State

Illinois House passes bill to repeal pay raise for state legislators

The Illinois House approved legislation Tuesday that would repeal the 2 percent automatic cost-of-living adjustment that lawmakers recently received and is set to take effect this month.

Democratic House Speaker Michael Madigan was the lead sponsor for House Bill 576, which passed the Illinois House on Tuesday with a 101-1 vote.

The vote followed a tense floor debate during which Republicans asked Madigan why their own efforts months ago to block the raise never were allowed to come to a vote.

Madigan said the raise is just a small piece of what he called a “historic struggle” between the majority Democrats in the Legislature and the new GOP governor.

“We’ve made a good faith effort to meet the governor halfway. His response? ‘I have to have my agenda, as is, no change. If I get it, I’ll talk,’ ” Madigan said. “We are in an impasse. We are involved in a historic struggle.”

A budget for the fiscal year that started July 1 has not yet been approved. The state is facing a deficit of up to $4 billion.

Rauner said in a statement he is ready to work with the Legislature on “true structural reforms and a balanced budget.”

He also urged the Senate to pass House Bill 576.

One of the lead co-sponsors of the bill, state Rep. David McSweeney, R-Barrington Hills, said it is “absolutely outrageous that members of the General Assembly should get a pay increase” when the state has not yet passed a budget.

“They should lock us in the capital until we pass a budget without a tax increase,” McSweeney said. He said that without passage of a budget, social service agencies are starting to feel the pressure.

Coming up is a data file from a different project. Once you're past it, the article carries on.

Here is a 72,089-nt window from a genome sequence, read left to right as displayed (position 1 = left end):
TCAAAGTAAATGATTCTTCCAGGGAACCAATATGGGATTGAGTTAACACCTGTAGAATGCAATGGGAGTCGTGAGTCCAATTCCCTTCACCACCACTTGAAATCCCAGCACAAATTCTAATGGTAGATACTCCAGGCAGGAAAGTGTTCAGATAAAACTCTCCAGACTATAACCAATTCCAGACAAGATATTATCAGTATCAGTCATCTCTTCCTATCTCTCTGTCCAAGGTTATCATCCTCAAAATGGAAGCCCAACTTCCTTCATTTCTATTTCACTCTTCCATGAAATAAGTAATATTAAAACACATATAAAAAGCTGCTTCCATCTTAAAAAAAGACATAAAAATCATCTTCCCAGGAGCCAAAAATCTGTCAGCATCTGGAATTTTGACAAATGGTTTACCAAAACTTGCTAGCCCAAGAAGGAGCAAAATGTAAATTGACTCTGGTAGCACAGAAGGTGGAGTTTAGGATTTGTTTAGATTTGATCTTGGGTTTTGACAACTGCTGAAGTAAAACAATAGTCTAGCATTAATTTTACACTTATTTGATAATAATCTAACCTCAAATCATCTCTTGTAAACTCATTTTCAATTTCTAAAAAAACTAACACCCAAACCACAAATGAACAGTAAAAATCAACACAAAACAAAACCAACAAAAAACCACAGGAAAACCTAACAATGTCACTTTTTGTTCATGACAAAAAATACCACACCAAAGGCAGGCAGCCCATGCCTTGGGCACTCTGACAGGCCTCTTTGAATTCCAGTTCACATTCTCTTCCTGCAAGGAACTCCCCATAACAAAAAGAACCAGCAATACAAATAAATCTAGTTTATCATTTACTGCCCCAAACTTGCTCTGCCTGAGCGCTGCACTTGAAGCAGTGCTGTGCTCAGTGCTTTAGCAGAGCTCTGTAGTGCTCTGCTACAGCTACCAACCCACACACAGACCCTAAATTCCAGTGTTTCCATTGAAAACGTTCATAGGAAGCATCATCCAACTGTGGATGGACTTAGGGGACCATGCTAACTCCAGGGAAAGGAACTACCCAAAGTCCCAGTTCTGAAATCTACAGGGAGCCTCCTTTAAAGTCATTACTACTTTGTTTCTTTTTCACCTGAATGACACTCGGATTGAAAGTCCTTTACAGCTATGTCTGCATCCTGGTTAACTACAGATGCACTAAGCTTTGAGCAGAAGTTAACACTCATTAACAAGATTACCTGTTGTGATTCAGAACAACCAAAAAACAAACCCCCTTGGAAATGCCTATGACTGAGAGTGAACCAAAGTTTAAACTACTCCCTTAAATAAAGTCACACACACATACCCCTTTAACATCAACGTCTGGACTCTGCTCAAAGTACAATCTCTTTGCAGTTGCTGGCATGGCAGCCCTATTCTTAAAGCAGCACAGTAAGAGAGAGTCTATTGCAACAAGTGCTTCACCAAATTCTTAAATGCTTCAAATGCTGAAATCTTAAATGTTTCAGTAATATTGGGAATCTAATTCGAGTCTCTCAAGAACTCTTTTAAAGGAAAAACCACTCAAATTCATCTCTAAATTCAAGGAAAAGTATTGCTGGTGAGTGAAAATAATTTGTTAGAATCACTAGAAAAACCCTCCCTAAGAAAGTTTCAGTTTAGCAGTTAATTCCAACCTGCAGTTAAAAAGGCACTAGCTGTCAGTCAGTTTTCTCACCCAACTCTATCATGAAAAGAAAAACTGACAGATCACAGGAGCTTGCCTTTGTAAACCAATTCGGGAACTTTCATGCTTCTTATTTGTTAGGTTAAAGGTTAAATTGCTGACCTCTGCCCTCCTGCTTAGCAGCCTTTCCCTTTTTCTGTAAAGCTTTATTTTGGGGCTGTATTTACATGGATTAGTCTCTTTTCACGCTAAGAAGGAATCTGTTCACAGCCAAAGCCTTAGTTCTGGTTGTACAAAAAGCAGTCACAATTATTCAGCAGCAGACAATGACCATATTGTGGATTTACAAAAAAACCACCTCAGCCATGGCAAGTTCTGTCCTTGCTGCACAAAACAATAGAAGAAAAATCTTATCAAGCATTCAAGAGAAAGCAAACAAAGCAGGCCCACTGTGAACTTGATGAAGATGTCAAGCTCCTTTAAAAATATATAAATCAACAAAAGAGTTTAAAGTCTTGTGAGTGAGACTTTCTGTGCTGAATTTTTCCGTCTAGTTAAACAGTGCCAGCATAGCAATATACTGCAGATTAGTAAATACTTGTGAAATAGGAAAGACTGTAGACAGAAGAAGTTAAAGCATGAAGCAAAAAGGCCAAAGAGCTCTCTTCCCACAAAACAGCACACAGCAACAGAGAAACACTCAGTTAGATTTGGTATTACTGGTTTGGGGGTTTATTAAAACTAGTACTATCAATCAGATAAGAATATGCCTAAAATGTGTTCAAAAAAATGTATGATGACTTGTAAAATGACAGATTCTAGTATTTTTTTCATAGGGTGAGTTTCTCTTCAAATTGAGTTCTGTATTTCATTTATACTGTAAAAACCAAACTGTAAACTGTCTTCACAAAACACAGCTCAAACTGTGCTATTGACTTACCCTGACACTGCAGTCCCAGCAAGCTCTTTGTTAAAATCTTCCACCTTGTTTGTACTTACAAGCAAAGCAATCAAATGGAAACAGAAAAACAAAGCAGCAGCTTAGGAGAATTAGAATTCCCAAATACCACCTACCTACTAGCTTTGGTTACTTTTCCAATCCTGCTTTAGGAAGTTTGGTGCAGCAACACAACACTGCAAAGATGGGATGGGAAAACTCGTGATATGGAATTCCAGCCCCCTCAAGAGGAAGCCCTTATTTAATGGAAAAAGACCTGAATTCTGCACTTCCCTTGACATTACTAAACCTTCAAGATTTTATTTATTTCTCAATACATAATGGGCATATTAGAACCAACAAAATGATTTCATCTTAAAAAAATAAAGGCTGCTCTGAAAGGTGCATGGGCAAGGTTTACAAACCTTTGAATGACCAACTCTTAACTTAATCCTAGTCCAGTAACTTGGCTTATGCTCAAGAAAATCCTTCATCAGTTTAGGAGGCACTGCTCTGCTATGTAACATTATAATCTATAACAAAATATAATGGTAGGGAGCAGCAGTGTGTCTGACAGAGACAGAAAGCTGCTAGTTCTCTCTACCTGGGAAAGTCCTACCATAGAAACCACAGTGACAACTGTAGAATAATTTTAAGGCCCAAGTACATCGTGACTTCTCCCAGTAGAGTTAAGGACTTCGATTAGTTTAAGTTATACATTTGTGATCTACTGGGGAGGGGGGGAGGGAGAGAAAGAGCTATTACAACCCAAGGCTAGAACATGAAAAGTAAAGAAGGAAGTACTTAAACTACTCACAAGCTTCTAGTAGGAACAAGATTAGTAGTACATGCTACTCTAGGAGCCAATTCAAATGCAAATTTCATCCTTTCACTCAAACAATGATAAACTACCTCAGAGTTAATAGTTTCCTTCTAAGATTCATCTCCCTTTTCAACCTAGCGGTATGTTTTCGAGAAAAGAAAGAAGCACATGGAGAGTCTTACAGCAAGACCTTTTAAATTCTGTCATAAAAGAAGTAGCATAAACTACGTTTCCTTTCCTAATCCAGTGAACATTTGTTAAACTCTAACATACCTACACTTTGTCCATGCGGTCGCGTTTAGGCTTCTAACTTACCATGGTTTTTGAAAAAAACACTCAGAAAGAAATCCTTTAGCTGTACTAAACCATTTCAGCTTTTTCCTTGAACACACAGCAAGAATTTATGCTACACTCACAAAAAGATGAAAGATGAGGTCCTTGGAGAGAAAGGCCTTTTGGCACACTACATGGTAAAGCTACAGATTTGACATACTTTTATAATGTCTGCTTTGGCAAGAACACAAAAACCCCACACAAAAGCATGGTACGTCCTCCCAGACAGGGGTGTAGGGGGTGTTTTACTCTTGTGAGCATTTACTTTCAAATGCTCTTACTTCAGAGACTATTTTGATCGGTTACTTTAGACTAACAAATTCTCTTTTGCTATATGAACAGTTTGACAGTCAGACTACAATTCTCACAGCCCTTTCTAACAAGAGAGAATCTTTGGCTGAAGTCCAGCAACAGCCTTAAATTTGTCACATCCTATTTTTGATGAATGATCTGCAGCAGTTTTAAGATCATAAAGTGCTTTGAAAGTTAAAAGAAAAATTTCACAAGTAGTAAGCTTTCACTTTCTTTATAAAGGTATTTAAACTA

Local Reps. Jack Franks, D-Marengo, Barbara Wheeler, R-Crystal Lake, and Mike Tryon, R-Crystal Lake, also voted in favor of the legislation.

McSweeney already has donated the $1,563, the amount of money the 2 percent automatic cost-of-living adjustment would add up to annually.

Half of the money went to the McHenry County Pioneer Center for Human Services, a nonprofit that helps economically disadvantaged and disabled people; and half went to The Night Ministry, a nonprofit that helps the homeless.

McSweeney also has cut his own pay and district office budget by 10 percent, according to a news release, and is not going to accept his paychecks until a budget is decided on.

Earlier this year, McSweeney introduced House Bill 1313, which called for eliminating cost-of-living adjustments for legislators and forces them to take furlough days, according to a news release.

A spokeswoman for Democratic Senate President John Cullerton said he has “deep reservations” about whether the state constitution allows lawmakers to block the automatic pay raise, but said Cullerton will call a floor vote on the legislation sometime next week.

• The Associated Press contributed to this report.

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